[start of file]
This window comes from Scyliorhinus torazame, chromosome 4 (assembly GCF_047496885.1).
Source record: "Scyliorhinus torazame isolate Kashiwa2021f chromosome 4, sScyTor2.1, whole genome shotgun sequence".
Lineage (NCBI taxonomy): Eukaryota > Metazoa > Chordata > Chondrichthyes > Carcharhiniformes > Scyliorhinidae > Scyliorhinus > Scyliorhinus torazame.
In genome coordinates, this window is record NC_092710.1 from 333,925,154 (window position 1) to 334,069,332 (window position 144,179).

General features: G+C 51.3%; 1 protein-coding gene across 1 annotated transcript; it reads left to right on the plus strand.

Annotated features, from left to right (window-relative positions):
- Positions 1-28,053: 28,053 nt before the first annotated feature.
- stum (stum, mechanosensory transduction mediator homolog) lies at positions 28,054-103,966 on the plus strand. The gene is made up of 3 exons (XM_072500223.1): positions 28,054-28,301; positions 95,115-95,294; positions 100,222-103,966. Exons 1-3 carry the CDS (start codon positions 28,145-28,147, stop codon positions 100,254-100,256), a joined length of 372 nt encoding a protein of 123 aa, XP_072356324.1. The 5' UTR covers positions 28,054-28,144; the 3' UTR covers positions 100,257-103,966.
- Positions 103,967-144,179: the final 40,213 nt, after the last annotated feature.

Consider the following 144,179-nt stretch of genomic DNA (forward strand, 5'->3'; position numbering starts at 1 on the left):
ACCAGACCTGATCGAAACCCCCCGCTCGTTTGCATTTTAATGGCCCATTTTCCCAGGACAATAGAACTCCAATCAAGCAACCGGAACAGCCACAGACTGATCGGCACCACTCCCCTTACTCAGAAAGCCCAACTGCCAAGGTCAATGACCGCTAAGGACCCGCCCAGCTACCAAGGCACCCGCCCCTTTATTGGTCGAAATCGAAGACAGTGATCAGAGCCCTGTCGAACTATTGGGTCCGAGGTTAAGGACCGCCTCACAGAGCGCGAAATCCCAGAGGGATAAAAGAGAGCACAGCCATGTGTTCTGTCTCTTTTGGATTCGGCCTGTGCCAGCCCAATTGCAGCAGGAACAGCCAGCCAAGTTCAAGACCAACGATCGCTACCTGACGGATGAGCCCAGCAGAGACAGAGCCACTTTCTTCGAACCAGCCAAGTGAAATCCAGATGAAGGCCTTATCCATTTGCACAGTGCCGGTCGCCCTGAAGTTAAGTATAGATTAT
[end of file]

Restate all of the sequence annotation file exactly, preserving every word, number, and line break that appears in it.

This window comes from Scyliorhinus torazame, chromosome 4 (assembly GCF_047496885.1).
Source record: "Scyliorhinus torazame isolate Kashiwa2021f chromosome 4, sScyTor2.1, whole genome shotgun sequence".
Lineage (NCBI taxonomy): Eukaryota > Metazoa > Chordata > Chondrichthyes > Carcharhiniformes > Scyliorhinidae > Scyliorhinus > Scyliorhinus torazame.
In genome coordinates, this window is record NC_092710.1 from 333,925,154 (window position 1) to 334,069,332 (window position 144,179).

General features: G+C 51.3%; 1 protein-coding gene across 1 annotated transcript; it reads left to right on the plus strand.

Annotated features, from left to right (window-relative positions):
- Positions 1-28,053: 28,053 nt before the first annotated feature.
- stum (stum, mechanosensory transduction mediator homolog) lies at positions 28,054-103,966 on the plus strand. The gene is made up of 3 exons (XM_072500223.1): positions 28,054-28,301; positions 95,115-95,294; positions 100,222-103,966. Exons 1-3 carry the CDS (start codon positions 28,145-28,147, stop codon positions 100,254-100,256), a joined length of 372 nt encoding a protein of 123 aa, XP_072356324.1. The 5' UTR covers positions 28,054-28,144; the 3' UTR covers positions 100,257-103,966.
- Positions 103,967-144,179: the final 40,213 nt, after the last annotated feature.

Consider the following 144,179-nt stretch of genomic DNA (forward strand, 5'->3'; position numbering starts at 1 on the left):
ACCAGACCTGATCGAAACCCCCCGCTCGTTTGCATTTTAATGGCCCATTTTCCCAGGACAATAGAACTCCAATCAAGCAACCGGAACAGCCACAGACTGATCGGCACCACTCCCCTTACTCAGAAAGCCCAACTGCCAAGGTCAATGACCGCTAAGGACCCGCCCAGCTACCAAGGCACCCGCCCCTTTATTGGTCGAAATCGAAGACAGTGATCAGAGCCCTGTCGAACTATTGGGTCCGAGGTTAAGGACCGCCTCACAGAGCGCGAAATCCCAGAGGGATAAAAGAGAGCACAGCCATGTGTTCTGTCTCTTTTGGATTCGGCCTGTGCCAGCCCAATTGCAGCAGGAACAGCCAGCCAAGTTCAAGACCAACGATCGCTACCTGACGGATGAGCCCAGCAGAGACAGAGCCACTTTCTTCGAACCAGCCAAGTGAAATCCAGATGAAGGCCTTATCCATTTGCACAGTGCCGGTCGCCCTGAAGTTAAGTATAGATTAT